Why the next two months are crucial for wildfires in the SF Bay Area

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The worst of the 2022 wildfire season in the San Francisco Bay Area is likely still at least a month away with the fire risk expected to reach its height in September and October, experts said in the latest wildfire outlook for Northern California published by the U.S. Forest Service on Monday.  

This is typical of most years when the risk for wildfires shoots up in early fall as the moisture-rich summer fog subsides and drying offshore winds kick up. Low humidity levels and desiccating winds combined with the dried-out grasses and trees on the ground create ideal conditions for fires to spark and spread.  

“I do expect these off-shore wind events to pick up in frequency and show up more often in late September to October, which is pretty typical for the fall season,” said Brent Wachter, a fire meteorologist at the U.S. Forest Service’s Geographic Coordination Center in Redding, Calif., who helped write the new outlook report. “We don’t know whether or not we’ll see more of these events than usual.”

The National Significant Wildland Fire Potential Outlook released wildfire forecasts for areas across the U.S. 

National Significant Wildland Fire Potential Outlook

Expert analysis by the National Interagency Fire Center released Monday shows that both the East Bay and the North Bay have an above-normal risk for wildfire in September, while the entire region falls in this high-risk category in October. 

A wild card in the forecast is arrival of the rain season in fall. “There’s conflicting signals for how dry or wet the fall will be,” Wachter said.

A factor experts are considering when forecasting coming months is the impact of La Niña. Data that looks at past years marked by La Niña indicate that Northern California could see above normal rain in October, but Wachter said computerized weather models suggest a “significant dry signal.”

The National Significant Wildland Fire Potential Outlook released wildfire forecasts for areas across the U.S.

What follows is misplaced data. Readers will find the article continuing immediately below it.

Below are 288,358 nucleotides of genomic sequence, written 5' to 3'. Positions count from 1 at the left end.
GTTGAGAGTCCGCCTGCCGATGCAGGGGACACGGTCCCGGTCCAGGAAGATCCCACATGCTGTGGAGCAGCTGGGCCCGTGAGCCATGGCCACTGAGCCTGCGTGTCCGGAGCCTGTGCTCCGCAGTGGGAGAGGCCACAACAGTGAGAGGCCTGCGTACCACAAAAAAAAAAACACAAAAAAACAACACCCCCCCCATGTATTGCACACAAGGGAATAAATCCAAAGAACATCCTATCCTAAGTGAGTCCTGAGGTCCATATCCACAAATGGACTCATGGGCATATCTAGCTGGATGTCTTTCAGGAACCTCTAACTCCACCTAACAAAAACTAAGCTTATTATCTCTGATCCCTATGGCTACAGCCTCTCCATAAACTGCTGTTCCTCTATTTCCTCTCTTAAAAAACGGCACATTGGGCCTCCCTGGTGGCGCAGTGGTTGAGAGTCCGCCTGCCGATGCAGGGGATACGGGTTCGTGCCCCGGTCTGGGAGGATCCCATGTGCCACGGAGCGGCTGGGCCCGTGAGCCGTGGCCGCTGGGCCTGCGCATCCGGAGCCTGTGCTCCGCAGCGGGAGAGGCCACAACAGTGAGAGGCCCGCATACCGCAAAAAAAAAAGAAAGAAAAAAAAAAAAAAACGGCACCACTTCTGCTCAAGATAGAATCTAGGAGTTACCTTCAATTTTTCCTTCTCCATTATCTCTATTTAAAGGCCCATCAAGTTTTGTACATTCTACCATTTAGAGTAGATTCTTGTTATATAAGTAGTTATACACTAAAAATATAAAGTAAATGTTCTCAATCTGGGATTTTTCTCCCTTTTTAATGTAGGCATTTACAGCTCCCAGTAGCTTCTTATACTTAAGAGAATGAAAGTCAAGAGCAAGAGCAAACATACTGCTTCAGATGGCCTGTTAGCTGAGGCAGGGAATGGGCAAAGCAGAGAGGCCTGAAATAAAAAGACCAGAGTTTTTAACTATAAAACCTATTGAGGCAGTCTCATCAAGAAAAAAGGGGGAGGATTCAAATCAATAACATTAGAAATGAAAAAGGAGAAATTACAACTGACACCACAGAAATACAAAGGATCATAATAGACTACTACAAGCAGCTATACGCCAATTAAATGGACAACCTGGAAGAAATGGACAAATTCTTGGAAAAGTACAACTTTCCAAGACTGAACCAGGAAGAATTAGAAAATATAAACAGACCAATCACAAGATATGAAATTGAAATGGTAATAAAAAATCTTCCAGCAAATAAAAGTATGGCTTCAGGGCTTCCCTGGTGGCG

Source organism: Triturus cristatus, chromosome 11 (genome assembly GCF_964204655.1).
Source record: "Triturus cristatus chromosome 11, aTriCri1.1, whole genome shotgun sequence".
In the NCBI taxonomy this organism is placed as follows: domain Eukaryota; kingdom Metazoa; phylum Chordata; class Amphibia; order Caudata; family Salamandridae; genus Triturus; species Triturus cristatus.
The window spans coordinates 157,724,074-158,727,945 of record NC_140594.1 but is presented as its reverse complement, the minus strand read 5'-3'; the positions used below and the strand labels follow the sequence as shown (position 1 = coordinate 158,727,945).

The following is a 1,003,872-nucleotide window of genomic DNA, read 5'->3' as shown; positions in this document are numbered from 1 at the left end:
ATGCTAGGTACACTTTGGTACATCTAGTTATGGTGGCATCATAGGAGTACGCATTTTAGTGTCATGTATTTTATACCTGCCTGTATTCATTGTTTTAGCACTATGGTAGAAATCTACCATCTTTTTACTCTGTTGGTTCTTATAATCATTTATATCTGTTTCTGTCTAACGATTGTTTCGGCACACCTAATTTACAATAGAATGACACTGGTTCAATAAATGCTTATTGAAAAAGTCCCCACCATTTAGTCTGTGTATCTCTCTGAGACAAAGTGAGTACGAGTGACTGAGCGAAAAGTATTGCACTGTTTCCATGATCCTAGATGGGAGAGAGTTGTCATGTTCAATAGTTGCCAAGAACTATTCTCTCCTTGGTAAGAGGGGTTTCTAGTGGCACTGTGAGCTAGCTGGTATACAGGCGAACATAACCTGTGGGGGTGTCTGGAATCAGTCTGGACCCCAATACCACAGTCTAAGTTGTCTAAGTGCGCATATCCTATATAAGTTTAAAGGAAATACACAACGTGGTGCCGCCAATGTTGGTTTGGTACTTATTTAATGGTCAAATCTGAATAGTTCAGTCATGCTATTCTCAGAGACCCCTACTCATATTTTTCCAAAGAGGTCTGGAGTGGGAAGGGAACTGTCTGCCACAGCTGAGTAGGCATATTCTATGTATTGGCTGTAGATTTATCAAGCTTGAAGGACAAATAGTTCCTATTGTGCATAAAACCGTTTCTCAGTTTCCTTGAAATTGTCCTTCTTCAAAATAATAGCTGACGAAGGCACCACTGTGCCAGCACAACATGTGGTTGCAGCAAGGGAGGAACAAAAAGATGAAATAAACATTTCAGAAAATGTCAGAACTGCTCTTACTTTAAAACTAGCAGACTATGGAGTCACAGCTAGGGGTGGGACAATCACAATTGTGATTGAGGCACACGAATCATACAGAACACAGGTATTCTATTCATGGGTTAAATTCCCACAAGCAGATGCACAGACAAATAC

The National Significant Wildland Fire Potential Outlook released wildfire forecasts for areas across the U.S. 

National Significant Wildland Fire Potential Outlook

The San Francisco Bay Area has seen an active summer wildfire season with small blazes popping up almost daily, some causing evacuations, in June and July, Wachter said. One person died in a fire in west Sonoma County that tore across 63 acres of dry grass. But June and July have not seen extreme fire behavior in the Bay Area as heavy coastal fog, often pushing inland, has pulled moisture into the region and brought occasional light drizzle.

“If you can punch holes into an extended higher fire danger period, those period of drizzle are going to lessen the threat,” Wachter said. 

Wachter added that the jet stream has also remained active the last two months with several low-pressure systems passing over Northern California, delivering heavy cloud cover and some sprinkles. 


The region has seen a few chances for thunderstorms in July due to the desert Southwest monsoon season and moisture climbing into Northern California. Those chances will persist into the first and second weeks of August before the monsoon season ends.  

In August, the far East Bay has an above-normal risk for wildfires, while the rest of the Bay Area remains in the normal range. 

 

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